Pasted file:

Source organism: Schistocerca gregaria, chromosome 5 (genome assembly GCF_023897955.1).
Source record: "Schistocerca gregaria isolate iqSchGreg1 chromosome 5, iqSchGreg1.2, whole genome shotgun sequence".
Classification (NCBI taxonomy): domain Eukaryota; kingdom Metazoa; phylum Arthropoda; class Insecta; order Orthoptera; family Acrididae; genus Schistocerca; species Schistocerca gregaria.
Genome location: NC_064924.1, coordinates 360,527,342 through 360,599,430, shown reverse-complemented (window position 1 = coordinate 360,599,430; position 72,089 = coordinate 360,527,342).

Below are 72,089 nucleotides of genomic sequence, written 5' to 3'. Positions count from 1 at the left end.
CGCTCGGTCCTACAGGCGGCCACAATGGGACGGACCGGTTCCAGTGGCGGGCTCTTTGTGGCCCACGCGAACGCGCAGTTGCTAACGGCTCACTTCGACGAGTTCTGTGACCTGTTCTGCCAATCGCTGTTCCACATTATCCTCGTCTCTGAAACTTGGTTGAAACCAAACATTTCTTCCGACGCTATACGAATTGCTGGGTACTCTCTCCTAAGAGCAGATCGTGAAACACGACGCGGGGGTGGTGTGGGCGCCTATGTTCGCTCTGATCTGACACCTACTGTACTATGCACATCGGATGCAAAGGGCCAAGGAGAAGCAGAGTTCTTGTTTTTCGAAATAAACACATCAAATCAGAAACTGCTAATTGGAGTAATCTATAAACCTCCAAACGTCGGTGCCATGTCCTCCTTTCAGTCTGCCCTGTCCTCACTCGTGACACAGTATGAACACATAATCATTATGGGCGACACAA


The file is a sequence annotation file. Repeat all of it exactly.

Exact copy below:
Source organism: Schistocerca gregaria, chromosome 5 (genome assembly GCF_023897955.1).
Source record: "Schistocerca gregaria isolate iqSchGreg1 chromosome 5, iqSchGreg1.2, whole genome shotgun sequence".
Classification (NCBI taxonomy): domain Eukaryota; kingdom Metazoa; phylum Arthropoda; class Insecta; order Orthoptera; family Acrididae; genus Schistocerca; species Schistocerca gregaria.
Genome location: NC_064924.1, coordinates 360,527,342 through 360,599,430, shown reverse-complemented (window position 1 = coordinate 360,599,430; position 72,089 = coordinate 360,527,342).

Below are 72,089 nucleotides of genomic sequence, written 5' to 3'. Positions count from 1 at the left end.
CGCTCGGTCCTACAGGCGGCCACAATGGGACGGACCGGTTCCAGTGGCGGGCTCTTTGTGGCCCACGCGAACGCGCAGTTGCTAACGGCTCACTTCGACGAGTTCTGTGACCTGTTCTGCCAATCGCTGTTCCACATTATCCTCGTCTCTGAAACTTGGTTGAAACCAAACATTTCTTCCGACGCTATACGAATTGCTGGGTACTCTCTCCTAAGAGCAGATCGTGAAACACGACGCGGGGGTGGTGTGGGCGCCTATGTTCGCTCTGATCTGACACCTACTGTACTATGCACATCGGATGCAAAGGGCCAAGGAGAAGCAGAGTTCTTGTTTTTCGAAATAAACACATCAAATCAGAAACTGCTAATTGGAGTAATCTATAAACCTCCAAACGTCGGTGCCATGTCCTCCTTTCAGTCTGCCCTGTCCTCACTCGTGACACAGTATGAACACATAATCATTATGGGCGACACAA